Health insurance news - NASA develops way to spot osteoporosis years before x-ray can
Scientists at US space agency NASA believe they have found a way to bone loss due to spot osteoporosis at the earliest stage of the disease.
One of the biggest problems with the condition is that its weakening of the bones can go unnoticed for years and often its existence only comes to light when the person suffers a break or fracture.
NASA has developed a new test to look for signs of bone calcium in urine.
The space agency, which has published its findings in the PNAS journal, was looking into the effect that microgravity in space can have on the bones of astronauts when it discovered the link between bone loss and the passing of calcium.
Working alongside Arizona State University, NASA has analysed calcium isotopes and found that the way in which these isotopes change gives a strong indication on the likelihood of alterations to bone density.
To test their systems, 12 perfectly healthy volunteers were confined to bed rest for 30 days as prolonged time in bed increases the chance of bone loss. In some people, bone loss could be recognised in as little as one week – long prior to when traditional X-rays would be able to see the problem.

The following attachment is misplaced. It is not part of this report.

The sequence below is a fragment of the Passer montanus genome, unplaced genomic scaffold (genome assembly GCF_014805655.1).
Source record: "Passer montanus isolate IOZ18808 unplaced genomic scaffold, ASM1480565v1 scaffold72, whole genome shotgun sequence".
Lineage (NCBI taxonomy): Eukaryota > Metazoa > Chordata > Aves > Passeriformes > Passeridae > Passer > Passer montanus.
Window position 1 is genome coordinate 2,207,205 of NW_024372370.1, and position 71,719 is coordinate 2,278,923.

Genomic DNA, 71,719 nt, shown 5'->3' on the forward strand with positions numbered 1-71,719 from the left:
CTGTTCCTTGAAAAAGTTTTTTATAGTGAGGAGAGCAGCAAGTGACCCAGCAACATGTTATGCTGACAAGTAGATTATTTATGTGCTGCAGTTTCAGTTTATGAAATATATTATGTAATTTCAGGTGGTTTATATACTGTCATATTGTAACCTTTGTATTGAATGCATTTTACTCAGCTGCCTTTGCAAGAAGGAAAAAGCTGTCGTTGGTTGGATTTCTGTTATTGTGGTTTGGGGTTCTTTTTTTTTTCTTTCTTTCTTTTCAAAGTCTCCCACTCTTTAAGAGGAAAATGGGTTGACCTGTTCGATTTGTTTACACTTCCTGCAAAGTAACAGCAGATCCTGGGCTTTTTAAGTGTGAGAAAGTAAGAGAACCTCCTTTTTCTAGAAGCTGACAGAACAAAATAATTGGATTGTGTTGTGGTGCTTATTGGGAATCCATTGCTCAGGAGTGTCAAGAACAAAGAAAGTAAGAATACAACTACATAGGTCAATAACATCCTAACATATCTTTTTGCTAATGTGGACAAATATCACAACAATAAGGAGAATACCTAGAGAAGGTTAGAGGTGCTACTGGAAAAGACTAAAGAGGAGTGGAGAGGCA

Nasa nutritionist Scott Smith said: "Nasa conducted these studies because astronauts in microgravity experience skeletal unloading and suffer bone loss. It's one of the major problems in human spaceflight, and we need to find better ways to monitor and counteract it."
Dr Nicola Peel of the National Osteoporosis Society in the UK said: "It is always exciting to see new techniques being developed with the potential to increase our understanding of the evolution and mechanism of bone disease.
"This approach of using calcium isotopes is very interesting and appears to have potential to detect very early changes of bone loss.
"This could therefore have a future role in the clinical evaluation of patients."